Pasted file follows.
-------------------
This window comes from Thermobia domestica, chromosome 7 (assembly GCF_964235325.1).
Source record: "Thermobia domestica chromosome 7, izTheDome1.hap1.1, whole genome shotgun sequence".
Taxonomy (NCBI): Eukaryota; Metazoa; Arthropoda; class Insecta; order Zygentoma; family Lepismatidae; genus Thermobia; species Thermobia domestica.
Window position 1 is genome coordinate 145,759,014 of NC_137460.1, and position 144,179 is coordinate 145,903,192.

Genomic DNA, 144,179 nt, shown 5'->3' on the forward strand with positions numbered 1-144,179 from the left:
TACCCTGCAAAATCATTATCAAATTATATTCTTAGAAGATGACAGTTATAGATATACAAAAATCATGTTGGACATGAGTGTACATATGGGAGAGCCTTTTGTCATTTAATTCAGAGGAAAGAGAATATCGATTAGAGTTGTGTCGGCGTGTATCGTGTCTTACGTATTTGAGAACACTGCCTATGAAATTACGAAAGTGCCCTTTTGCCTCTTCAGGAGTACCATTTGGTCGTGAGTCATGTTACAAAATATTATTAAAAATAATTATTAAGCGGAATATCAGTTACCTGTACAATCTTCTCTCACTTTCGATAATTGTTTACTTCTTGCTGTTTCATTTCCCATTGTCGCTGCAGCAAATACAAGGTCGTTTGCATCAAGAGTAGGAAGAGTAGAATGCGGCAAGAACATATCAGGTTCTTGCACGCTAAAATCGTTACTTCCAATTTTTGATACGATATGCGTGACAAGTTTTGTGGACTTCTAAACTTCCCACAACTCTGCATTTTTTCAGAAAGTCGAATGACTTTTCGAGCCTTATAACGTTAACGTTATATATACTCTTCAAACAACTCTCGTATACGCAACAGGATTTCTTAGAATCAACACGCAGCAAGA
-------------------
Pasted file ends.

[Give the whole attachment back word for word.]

This window comes from Thermobia domestica, chromosome 7 (assembly GCF_964235325.1).
Source record: "Thermobia domestica chromosome 7, izTheDome1.hap1.1, whole genome shotgun sequence".
Taxonomy (NCBI): Eukaryota; Metazoa; Arthropoda; class Insecta; order Zygentoma; family Lepismatidae; genus Thermobia; species Thermobia domestica.
Window position 1 is genome coordinate 145,759,014 of NC_137460.1, and position 144,179 is coordinate 145,903,192.

Genomic DNA, 144,179 nt, shown 5'->3' on the forward strand with positions numbered 1-144,179 from the left:
TACCCTGCAAAATCATTATCAAATTATATTCTTAGAAGATGACAGTTATAGATATACAAAAATCATGTTGGACATGAGTGTACATATGGGAGAGCCTTTTGTCATTTAATTCAGAGGAAAGAGAATATCGATTAGAGTTGTGTCGGCGTGTATCGTGTCTTACGTATTTGAGAACACTGCCTATGAAATTACGAAAGTGCCCTTTTGCCTCTTCAGGAGTACCATTTGGTCGTGAGTCATGTTACAAAATATTATTAAAAATAATTATTAAGCGGAATATCAGTTACCTGTACAATCTTCTCTCACTTTCGATAATTGTTTACTTCTTGCTGTTTCATTTCCCATTGTCGCTGCAGCAAATACAAGGTCGTTTGCATCAAGAGTAGGAAGAGTAGAATGCGGCAAGAACATATCAGGTTCTTGCACGCTAAAATCGTTACTTCCAATTTTTGATACGATATGCGTGACAAGTTTTGTGGACTTCTAAACTTCCCACAACTCTGCATTTTTTCAGAAAGTCGAATGACTTTTCGAGCCTTATAACGTTAACGTTATATATACTCTTCAAACAACTCTCGTATACGCAACAGGATTTCTTAGAATCAACACGCAGCAAGA